When Rhubarb acquired the old French Broad Chocolates Space on Lexington, the first goal was to open The Rhu, the awesome café, bakery and pantry that is fully up and going now(and is great btw). In between The Rhu and Rhubarb the connected space houses Rhubarb’s private event space, which includes a kitchen used by the pastry team and for private events. Chef and Owner John Fleer wanted to make it something more though. A few weeks ago Fleer hosted Chapel Hill cookbook author Sheri Castle at one promises to be the first of many dynamic engagements that Fleer hopes will give the community more of a chance to experience the full spectrum of food, from the farm to the cooking to the plate. Local roustabout journalist Jonathan Ammons covered the cooking demonstration for Mountain Xpress:
It was an obvious choice for chef John Fleer to select Chapel Hill cookbook author Sheri Castle to be the inaugural presenter for the new demonstration kitchen at his Asheville anchor restaurant, Rhubarb. Castle’s newest cookbook, a small pamphlet numbered volume 20 in the Short Stack Editions cookbook series, focuses entirely on ways to prepare the namesake plant of Fleer’s well-known eatery. But in offering myriad ways to cook an underutilized but readily available food grown by local farmers, Castle’s book also relates to Fleer’s overall mission.
“I really wanted to be able to integrate [the new event space] into what we are doing and into what I feel like our mission is in terms of being engaged in the culinary and farming scenes,” says Fleer, who is known for his partnerships with Western North Carolina farmers and foragers. “Beyond the business side of things, I really think of this space as a food and beverage community center.”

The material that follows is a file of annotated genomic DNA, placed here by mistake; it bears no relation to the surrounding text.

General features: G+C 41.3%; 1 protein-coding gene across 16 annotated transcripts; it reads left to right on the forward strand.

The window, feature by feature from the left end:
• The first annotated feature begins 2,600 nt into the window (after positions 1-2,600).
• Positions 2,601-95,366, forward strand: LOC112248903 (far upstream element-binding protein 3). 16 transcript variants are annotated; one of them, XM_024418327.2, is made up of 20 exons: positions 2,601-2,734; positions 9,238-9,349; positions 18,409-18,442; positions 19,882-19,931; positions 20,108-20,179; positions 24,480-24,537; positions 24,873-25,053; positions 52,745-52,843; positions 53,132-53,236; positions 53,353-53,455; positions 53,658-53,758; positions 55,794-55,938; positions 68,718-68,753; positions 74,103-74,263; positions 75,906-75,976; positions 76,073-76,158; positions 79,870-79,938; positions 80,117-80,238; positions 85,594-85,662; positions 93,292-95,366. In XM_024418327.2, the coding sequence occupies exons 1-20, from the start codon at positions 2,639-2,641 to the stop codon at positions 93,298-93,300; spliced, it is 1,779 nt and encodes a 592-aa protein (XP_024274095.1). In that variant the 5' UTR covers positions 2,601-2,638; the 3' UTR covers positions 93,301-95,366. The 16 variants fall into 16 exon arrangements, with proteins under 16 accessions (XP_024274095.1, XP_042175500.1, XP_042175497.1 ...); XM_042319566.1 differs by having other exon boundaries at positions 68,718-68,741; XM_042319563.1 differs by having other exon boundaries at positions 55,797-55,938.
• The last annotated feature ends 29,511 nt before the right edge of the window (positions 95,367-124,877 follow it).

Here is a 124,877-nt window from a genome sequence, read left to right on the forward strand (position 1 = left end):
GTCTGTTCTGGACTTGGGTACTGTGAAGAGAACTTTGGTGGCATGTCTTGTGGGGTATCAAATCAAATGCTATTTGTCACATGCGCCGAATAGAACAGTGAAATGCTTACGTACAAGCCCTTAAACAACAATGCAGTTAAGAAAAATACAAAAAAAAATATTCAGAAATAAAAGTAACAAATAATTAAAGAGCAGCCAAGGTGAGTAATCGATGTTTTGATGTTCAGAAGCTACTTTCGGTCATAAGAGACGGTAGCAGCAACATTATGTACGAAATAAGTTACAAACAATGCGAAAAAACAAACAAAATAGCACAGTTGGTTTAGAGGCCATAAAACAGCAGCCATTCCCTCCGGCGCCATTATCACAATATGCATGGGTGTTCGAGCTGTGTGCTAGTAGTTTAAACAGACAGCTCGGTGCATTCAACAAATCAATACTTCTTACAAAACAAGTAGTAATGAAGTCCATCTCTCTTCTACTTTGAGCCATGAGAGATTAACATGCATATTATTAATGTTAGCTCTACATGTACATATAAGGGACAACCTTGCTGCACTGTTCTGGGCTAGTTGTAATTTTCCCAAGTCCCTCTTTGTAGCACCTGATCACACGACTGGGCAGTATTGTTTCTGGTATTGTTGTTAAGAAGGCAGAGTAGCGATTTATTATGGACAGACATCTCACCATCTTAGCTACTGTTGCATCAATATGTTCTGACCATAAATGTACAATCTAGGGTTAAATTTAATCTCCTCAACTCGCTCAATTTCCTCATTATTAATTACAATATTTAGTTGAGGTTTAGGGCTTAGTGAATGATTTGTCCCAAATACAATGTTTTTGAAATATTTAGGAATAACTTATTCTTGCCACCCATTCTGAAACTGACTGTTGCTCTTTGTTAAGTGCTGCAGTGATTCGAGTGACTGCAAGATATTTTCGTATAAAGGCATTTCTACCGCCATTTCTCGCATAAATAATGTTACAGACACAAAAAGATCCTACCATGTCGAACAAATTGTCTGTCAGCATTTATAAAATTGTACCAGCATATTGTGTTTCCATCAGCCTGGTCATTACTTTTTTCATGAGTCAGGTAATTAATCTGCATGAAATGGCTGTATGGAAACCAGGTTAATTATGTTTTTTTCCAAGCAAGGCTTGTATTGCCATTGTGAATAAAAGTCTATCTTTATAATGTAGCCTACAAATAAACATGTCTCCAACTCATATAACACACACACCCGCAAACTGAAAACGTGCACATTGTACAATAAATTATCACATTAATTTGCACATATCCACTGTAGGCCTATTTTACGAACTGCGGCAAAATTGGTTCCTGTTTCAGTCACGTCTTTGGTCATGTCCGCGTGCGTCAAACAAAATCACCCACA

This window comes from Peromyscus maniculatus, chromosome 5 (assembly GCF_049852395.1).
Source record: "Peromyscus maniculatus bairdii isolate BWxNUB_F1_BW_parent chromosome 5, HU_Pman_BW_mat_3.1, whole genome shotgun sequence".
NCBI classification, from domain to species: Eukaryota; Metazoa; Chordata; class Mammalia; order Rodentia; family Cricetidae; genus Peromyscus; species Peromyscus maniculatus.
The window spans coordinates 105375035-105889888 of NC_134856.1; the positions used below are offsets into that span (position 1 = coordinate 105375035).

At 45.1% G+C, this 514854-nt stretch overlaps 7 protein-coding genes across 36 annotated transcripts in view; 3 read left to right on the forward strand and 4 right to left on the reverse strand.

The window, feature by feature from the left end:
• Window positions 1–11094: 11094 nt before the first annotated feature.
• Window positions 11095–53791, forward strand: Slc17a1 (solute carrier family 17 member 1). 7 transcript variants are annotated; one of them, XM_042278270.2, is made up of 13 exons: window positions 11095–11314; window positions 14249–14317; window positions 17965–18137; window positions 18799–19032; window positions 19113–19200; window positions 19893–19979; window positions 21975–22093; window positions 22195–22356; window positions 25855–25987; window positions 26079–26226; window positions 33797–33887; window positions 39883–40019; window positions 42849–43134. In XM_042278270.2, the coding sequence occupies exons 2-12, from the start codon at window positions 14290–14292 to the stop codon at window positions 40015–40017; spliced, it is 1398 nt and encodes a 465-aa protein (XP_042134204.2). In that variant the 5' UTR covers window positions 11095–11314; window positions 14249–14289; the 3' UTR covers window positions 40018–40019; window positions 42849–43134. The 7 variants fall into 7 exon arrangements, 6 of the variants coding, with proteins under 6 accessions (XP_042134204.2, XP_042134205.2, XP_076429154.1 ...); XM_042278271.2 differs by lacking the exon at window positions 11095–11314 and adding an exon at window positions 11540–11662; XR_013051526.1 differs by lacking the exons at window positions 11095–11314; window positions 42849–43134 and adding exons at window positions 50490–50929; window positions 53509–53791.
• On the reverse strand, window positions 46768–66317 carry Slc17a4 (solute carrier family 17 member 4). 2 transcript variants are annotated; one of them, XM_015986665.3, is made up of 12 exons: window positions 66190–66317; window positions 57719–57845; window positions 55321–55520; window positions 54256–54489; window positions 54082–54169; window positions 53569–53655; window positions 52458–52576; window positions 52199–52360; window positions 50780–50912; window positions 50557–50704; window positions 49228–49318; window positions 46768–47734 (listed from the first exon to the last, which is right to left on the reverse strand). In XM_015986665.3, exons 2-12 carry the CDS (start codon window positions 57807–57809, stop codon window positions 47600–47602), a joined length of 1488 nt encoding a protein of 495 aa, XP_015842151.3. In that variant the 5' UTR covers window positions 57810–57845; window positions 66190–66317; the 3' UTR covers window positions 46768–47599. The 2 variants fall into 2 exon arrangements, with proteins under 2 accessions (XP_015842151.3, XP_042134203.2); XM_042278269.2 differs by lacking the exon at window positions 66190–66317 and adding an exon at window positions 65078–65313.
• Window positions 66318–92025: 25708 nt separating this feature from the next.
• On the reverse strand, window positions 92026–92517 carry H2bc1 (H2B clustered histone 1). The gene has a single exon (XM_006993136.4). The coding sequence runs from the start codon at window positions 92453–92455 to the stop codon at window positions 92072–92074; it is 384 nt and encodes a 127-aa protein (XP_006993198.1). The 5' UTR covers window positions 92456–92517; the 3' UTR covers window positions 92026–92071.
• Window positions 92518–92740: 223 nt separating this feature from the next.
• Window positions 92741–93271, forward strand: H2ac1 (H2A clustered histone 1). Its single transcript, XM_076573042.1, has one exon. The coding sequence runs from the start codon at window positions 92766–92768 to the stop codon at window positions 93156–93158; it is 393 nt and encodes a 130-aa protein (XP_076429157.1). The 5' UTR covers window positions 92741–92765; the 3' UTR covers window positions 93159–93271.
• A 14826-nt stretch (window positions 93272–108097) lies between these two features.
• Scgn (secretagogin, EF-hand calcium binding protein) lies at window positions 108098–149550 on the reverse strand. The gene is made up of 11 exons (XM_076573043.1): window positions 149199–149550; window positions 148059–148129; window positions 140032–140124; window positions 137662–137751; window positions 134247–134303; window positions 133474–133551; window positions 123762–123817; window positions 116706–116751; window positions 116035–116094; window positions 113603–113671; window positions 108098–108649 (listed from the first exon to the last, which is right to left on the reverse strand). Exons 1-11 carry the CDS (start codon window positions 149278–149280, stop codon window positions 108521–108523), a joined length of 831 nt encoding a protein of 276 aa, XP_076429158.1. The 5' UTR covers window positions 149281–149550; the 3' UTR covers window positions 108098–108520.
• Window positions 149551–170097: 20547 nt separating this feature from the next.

Besides cooking demonstrations like Castle’s, Fleer lists farmer-hosted “how-to-cook-your-CSA” events and food policy discussions through a partnership with Edible Asheville magazine among the programs he has in the works for the downtown space. “Outside of serving great food, I really see it as our mission to be involved in the community and the broader discussion of what role we play in it,” he explains.
Rhubarb has a solid following as a classic Southern pie ingredient. But despite its abundance in the South in spring and summer and its willingness as a perennial to return year after year without replanting, it is often overlooked as a component for other dishes. Castle rectifies this oversight in her slender new volume — titled simply Rhubarb — by highlighting the tart, acidic and almost sweet flavors of this celerylike member of the buckwheat family.
“It’s much more versatile than you might think,” she says in her book, “and can behave differently — like a berry, fruit or vegetable — depending on the recipe. With the sour tang of a lemon, the tart moisture of an apple and the crisp grassiness of celery, it’s a remarkable ingredient and a cook’s dream.”
At Castle’s late-May demonstration, she methodically walks the audience — which for this first event is mostly a who’s-who roster of regional chefs, bakers and cookbook authors — through the preparation of rhubarb salsa, which works with the ingredient’s fruitlike qualities. Next, she does a step-by-step demonstration of how to make rhubarb and tomato dumplings, a tasty, fluffy, biscuitlike dish. Samples of each dish are distributed to the small crowd.